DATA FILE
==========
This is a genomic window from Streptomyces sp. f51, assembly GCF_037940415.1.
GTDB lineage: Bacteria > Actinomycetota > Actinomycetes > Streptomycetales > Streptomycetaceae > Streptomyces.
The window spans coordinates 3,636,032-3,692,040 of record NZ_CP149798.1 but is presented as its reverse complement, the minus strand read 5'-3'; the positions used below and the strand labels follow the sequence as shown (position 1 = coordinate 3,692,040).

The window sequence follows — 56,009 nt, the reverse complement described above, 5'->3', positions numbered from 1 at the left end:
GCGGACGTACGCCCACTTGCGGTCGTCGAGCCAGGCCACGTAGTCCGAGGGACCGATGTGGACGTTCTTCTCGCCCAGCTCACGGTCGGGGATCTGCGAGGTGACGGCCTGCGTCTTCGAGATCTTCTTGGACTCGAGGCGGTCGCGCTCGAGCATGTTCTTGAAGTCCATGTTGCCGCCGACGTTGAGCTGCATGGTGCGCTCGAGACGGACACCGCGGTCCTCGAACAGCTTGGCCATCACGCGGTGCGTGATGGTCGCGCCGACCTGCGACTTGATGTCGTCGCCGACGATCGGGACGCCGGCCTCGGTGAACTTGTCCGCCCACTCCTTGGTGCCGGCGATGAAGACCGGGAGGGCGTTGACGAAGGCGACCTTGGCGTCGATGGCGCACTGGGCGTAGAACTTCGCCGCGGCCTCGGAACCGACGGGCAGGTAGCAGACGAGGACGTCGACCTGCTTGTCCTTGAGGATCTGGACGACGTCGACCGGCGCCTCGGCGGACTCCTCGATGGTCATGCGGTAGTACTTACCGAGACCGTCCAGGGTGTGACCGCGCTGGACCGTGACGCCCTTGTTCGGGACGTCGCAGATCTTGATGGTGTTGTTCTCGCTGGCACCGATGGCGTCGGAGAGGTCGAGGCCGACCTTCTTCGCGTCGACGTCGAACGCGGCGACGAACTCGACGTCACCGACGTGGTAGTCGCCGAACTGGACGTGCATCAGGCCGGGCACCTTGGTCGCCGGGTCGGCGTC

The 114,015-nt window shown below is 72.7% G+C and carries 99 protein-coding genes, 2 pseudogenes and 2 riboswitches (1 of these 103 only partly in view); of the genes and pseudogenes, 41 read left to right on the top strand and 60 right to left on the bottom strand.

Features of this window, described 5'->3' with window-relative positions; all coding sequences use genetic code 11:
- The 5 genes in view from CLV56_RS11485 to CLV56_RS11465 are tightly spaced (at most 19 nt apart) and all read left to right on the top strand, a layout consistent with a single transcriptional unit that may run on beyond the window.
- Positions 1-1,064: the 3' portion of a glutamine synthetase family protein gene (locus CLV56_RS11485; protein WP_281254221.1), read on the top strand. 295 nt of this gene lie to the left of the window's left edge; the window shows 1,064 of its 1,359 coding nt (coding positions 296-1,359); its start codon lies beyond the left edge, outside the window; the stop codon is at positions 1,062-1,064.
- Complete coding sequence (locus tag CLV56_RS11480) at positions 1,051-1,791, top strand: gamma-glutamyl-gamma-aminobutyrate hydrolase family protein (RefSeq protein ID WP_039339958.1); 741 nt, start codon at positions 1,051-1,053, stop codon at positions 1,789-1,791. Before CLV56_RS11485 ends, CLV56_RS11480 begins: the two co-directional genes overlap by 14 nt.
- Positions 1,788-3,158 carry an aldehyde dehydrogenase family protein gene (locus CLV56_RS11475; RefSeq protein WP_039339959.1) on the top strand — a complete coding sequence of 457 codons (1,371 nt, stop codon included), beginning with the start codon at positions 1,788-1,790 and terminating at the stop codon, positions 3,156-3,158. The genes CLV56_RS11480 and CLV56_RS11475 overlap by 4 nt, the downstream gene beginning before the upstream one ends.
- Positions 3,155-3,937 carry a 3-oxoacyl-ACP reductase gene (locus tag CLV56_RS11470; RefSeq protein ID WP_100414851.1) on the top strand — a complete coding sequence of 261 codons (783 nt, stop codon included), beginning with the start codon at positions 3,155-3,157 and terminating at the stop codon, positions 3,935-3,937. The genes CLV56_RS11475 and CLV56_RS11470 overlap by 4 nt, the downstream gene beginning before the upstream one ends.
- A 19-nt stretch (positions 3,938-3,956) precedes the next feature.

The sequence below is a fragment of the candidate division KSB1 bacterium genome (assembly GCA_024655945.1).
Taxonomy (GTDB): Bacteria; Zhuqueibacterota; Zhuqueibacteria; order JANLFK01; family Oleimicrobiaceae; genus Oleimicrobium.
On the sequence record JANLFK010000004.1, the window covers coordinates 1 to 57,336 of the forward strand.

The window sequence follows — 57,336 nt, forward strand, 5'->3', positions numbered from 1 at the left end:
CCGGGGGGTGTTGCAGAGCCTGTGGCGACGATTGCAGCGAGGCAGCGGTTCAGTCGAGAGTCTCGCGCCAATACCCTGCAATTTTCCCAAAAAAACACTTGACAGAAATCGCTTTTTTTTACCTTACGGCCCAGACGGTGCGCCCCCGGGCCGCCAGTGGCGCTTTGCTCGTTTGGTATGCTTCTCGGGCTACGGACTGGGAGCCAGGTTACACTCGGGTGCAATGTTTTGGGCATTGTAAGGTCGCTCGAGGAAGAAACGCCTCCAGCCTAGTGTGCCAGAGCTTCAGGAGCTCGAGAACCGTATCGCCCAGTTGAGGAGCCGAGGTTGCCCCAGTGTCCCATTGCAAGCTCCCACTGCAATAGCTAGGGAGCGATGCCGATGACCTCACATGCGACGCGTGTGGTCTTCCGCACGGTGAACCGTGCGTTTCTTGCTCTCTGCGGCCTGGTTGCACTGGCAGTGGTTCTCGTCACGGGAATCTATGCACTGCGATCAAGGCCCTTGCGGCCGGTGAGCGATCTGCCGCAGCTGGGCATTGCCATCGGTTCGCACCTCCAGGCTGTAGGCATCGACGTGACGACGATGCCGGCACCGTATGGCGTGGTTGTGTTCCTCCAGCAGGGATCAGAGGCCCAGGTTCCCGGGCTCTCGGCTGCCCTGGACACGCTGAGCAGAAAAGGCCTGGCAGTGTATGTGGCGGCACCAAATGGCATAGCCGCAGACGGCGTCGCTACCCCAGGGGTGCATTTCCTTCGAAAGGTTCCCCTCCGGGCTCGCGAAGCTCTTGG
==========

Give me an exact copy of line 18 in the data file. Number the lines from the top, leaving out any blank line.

CCGGGGGGTGTTGCAGAGCCTGTGGCGACGATTGCAGCGAGGCAGCGGTTCAGTCGAGAGTCTCGCGCCAATACCCTGCAATTTTCCCAAAAAAACACTTGACAGAAATCGCTTTTTTTTACCTTACGGCCCAGACGGTGCGCCCCCGGGCCGCCAGTGGCGCTTTGCTCGTTTGGTATGCTTCTCGGGCTACGGACTGGGAGCCAGGTTACACTCGGGTGCAATGTTTTGGGCATTGTAAGGTCGCTCGAGGAAGAAACGCCTCCAGCCTAGTGTGCCAGAGCTTCAGGAGCTCGAGAACCGTATCGCCCAGTTGAGGAGCCGAGGTTGCCCCAGTGTCCCATTGCAAGCTCCCACTGCAATAGCTAGGGAGCGATGCCGATGACCTCACATGCGACGCGTGTGGTCTTCCGCACGGTGAACCGTGCGTTTCTTGCTCTCTGCGGCCTGGTTGCACTGGCAGTGGTTCTCGTCACGGGAATCTATGCACTGCGATCAAGGCCCTTGCGGCCGGTGAGCGATCTGCCGCAGCTGGGCATTGCCATCGGTTCGCACCTCCAGGCTGTAGGCATCGACGTGACGACGATGCCGGCACCGTATGGCGTGGTTGTGTTCCTCCAGCAGGGATCAGAGGCCCAGGTTCCCGGGCTCTCGGCTGCCCTGGACACGCTGAGCAGAAAAGGCCTGGCAGTGTATGTGGCGGCACCAAATGGCATAGCCGCAGACGGCGTCGCTACCCCAGGGGTGCATTTCCTTCGAAAGGTTCCCCTCCGGGCTCGCGAAGCTCTTGG